Civilian face-recognition applications generally have different requirements, and they usually check people rather than pictures. A biometric system for access control must accurately recognize people in a limited data base without granting access to anyone else. Unlocking a smartphone requires reliably identifying one person. The Microsoft (Bellevue, WA) Kinect uses its motion sensors to create a 3D profile of a user's face to identify who is playing a game, so accuracy is not crucial.

Face recognition on social media has to work with photographs, not people, but can draw on non-image data, such as Facebook friend status, to limit the number of people likely to be in a picture. Errors usually are not considered critical, but in some circumstances false positives can be embarrassing.

Varied technologies

Two-dimensional computer face recognition starts with finding the face in the picture. Then the computer must locate and digitize the positions of key features, such as the tip of the nose, the corners of the eyes and mouth, and the tip of the chin, as shown in Figure 1. Analyzing that information tells the computer if the photo is taken face-on. If it isn't, the computer needs to estimate the viewing angle and compensate for that angle in its digital representation of the face. Then it compares the digitized positions of facial features in the picture with those of a library of identified faces taken under controlled conditions, such as mug shots.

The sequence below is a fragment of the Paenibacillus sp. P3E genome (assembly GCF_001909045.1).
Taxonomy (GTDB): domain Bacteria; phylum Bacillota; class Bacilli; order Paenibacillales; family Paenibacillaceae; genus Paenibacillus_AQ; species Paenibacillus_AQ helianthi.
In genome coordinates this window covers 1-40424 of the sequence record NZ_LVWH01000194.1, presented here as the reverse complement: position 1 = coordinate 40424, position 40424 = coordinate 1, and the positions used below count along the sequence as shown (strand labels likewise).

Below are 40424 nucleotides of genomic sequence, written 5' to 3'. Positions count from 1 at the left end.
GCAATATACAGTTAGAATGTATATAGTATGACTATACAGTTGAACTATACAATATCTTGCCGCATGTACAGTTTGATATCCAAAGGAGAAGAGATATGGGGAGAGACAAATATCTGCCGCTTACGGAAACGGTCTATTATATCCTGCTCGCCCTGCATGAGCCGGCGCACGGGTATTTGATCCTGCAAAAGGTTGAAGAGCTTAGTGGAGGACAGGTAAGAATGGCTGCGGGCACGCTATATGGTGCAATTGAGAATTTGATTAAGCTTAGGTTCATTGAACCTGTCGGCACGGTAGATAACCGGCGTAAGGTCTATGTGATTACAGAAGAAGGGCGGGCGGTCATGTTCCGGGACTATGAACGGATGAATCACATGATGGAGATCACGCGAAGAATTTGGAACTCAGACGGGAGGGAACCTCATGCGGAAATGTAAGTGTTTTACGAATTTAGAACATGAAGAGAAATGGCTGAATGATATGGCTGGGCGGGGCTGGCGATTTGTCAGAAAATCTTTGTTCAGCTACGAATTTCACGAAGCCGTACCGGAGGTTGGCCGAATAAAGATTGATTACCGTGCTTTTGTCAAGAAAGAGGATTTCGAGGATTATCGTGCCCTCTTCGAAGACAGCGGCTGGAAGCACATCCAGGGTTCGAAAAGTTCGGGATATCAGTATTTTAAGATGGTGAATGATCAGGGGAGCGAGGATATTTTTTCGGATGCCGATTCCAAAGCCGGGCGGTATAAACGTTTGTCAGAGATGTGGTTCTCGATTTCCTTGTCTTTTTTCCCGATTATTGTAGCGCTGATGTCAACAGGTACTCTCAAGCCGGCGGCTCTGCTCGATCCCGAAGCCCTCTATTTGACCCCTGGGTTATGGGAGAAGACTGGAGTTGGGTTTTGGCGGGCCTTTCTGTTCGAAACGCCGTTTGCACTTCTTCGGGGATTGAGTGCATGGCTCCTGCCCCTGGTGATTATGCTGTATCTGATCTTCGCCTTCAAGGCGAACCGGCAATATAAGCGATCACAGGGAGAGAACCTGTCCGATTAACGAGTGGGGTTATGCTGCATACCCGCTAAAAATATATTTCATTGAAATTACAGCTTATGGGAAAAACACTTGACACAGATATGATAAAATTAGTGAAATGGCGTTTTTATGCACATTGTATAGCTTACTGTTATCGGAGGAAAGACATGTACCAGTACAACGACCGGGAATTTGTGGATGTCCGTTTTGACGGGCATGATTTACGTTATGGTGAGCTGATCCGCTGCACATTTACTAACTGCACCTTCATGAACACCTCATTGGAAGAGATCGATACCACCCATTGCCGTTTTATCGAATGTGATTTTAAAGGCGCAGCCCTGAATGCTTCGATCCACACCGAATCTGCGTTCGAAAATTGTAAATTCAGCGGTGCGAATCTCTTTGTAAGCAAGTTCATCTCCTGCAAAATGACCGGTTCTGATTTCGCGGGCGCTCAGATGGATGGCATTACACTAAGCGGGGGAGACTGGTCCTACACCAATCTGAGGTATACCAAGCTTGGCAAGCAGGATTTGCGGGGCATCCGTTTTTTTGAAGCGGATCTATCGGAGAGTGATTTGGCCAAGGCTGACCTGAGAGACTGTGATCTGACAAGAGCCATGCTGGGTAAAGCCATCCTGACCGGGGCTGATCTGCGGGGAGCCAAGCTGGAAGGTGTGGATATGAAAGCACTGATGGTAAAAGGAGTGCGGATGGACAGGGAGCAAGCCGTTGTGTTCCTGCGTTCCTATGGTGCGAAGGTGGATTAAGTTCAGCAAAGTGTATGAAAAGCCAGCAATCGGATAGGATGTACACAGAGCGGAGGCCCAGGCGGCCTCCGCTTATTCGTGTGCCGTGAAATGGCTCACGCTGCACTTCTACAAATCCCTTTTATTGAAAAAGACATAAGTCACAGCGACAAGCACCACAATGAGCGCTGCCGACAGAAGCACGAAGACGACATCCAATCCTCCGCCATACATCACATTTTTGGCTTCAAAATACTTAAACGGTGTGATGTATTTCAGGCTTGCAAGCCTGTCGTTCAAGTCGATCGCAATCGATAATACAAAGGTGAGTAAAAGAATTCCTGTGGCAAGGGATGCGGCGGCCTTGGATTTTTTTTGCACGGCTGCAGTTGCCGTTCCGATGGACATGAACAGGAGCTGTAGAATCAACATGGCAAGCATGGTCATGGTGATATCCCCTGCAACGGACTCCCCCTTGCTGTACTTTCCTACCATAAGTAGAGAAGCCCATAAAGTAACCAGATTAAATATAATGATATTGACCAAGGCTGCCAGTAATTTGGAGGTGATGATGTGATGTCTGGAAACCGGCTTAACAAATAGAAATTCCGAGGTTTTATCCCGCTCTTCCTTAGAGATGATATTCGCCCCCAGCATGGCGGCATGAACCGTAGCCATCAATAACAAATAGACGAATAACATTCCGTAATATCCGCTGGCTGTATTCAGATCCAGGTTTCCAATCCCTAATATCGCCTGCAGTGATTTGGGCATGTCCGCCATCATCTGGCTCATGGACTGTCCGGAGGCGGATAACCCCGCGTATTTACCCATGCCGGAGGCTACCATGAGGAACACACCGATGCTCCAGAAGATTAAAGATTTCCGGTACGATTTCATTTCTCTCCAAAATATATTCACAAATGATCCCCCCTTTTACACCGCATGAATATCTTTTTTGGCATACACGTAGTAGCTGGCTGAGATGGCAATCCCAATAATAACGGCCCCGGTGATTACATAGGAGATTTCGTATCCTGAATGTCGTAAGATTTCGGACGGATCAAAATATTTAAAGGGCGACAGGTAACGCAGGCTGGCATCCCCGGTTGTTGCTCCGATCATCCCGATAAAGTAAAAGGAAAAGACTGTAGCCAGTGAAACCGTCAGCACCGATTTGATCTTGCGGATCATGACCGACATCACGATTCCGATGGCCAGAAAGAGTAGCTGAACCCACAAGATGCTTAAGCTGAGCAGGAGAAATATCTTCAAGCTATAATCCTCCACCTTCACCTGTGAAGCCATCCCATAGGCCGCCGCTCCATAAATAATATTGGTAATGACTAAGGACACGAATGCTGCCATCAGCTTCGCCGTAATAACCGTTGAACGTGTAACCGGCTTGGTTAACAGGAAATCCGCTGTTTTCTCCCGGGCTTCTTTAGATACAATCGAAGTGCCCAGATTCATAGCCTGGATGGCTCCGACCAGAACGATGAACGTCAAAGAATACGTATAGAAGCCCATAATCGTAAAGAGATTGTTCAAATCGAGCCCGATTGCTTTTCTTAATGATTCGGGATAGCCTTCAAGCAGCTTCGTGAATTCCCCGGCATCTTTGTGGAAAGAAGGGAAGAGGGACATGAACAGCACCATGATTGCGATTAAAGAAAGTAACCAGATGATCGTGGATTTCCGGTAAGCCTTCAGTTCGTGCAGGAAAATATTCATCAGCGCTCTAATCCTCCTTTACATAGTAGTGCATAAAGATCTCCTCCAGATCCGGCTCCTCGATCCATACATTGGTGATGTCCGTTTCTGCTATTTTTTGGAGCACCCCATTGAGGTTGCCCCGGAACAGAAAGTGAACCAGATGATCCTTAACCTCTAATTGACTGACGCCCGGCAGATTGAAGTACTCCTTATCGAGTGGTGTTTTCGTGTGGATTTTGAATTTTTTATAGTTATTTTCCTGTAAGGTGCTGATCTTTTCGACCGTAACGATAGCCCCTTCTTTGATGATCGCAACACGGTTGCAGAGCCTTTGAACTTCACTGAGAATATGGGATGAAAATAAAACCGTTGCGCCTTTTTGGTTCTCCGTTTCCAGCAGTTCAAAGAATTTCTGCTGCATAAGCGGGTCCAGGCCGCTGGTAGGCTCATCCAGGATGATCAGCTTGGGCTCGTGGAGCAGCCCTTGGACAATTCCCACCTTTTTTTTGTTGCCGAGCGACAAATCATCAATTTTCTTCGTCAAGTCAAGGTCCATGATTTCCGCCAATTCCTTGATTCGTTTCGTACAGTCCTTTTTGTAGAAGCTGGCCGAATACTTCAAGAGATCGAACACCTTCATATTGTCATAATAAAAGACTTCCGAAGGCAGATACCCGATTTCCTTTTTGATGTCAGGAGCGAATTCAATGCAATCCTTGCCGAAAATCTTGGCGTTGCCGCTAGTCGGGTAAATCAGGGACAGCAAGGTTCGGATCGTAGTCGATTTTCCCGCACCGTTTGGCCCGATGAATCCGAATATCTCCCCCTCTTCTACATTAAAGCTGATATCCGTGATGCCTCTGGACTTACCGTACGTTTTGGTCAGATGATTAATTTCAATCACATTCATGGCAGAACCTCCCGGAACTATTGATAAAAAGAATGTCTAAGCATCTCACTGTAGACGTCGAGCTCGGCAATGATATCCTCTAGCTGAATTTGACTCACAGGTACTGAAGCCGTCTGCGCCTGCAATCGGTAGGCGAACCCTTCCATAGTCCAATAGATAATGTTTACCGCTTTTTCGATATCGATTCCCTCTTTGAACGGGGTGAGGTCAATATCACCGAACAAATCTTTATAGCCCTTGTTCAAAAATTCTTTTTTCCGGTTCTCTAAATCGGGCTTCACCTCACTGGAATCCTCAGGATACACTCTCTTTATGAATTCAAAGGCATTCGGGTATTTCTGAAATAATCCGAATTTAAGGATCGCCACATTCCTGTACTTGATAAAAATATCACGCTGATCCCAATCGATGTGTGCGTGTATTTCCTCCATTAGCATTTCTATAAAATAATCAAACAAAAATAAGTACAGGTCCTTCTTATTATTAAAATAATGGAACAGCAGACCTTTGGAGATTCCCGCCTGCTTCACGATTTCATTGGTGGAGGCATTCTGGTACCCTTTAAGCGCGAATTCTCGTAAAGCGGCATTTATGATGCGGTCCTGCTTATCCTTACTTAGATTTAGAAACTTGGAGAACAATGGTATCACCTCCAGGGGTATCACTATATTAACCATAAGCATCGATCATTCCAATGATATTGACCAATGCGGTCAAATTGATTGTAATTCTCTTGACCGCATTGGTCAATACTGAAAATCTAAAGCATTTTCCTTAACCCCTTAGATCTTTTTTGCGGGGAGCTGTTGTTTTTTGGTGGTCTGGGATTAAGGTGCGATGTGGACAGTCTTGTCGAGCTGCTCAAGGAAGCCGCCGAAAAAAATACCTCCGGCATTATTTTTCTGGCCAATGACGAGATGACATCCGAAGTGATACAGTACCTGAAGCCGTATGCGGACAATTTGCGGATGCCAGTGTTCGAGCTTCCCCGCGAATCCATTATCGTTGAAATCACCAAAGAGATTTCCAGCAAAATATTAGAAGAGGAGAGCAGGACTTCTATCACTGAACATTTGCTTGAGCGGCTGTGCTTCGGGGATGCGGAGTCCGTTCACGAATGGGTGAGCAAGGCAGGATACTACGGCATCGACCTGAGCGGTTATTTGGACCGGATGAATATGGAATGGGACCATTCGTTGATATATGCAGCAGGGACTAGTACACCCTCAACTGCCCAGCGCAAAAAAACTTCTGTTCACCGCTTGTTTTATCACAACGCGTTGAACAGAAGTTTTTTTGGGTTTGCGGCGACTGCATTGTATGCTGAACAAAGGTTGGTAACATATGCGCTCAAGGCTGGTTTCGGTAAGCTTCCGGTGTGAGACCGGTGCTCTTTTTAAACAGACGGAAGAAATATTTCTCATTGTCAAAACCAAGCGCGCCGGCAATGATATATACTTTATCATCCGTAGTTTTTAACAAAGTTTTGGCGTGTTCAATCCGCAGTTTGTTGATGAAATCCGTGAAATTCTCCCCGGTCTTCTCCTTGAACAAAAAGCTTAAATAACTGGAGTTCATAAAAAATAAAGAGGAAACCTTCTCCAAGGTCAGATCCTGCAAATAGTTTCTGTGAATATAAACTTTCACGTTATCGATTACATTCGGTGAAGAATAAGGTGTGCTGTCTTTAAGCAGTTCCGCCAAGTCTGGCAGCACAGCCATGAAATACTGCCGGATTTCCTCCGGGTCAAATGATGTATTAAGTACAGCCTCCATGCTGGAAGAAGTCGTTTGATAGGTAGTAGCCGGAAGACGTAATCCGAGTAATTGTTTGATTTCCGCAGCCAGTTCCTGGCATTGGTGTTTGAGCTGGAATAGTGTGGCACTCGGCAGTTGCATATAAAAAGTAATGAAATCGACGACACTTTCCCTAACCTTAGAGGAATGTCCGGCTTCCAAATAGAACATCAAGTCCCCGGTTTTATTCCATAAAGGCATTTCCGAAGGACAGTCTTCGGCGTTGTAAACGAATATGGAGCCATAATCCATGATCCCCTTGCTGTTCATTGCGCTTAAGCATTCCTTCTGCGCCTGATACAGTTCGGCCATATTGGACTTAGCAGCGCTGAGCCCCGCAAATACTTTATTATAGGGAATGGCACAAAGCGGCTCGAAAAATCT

FIGURE 1. Vintage mug shot of Al Capone (U.S. Dept. of Justice; Wikimedia) with face key points. Face recognition relies on identifying the key points, such as the corners of the eyes and mouth, the tips of the nose and mouth, and points on the chin and eyebrows. Some identification points are widely used; others are used only in certain algorithms. With 3D sensors, faces can be mapped similarly in these dimensions.

The development of inexpensive three-dimensional scanning optics makes it practical to directly collect data on the 3D shape of a face with the person present, either supplementing or replacing conventional 3D imaging.3 The added information can overcome the limits of 2D face recognition for some applications. It also can verify that authorized persons are present in applications such as building security or unlocking electronic devices, where criminals might try showing a photo of an authorized person to gain access. Developers are also looking at 3D stereo imaging to enhance performance of facial recognition.4

Computer processing techniques are crucial to performance. Efforts to develop self-learning computer systems such as neural networks for face recognition date back to the 1990s.5 The hope has been that powerful computers could recognize patterns that are more effective than standard facial features, but success has been elusive. Now Yaniv Taigman of Facebook AI Research (Menlo Park, CA) and colleagues claim their "DeepFace" program has used a set of algorithms called "deep learning" to tackle the facial recognition in a set of four million photos labeled with identities but not taken under standard conditions.6

They used explicit 3D modeling of faces to their alignment in the photos. They combined that with a deep neural net architecture that analyzed photos in the database and developed its own face representation technique that could be applied to other photo collections. With no facial alignment processing, they achieved 87.9% correct recognition in a set of test photos "from the wild"—that is, without intentional alignment. Two-dimensional alignment raised recognition to 94.3%, and 3D alignment further improved it to 97.35%, approaching the 97.5% rate for humans. The system takes about 0.33 second per image and presumably is a step toward identifying people shown on social networks, where accuracy requirements may not be as demanding as in security systems.

New optical technology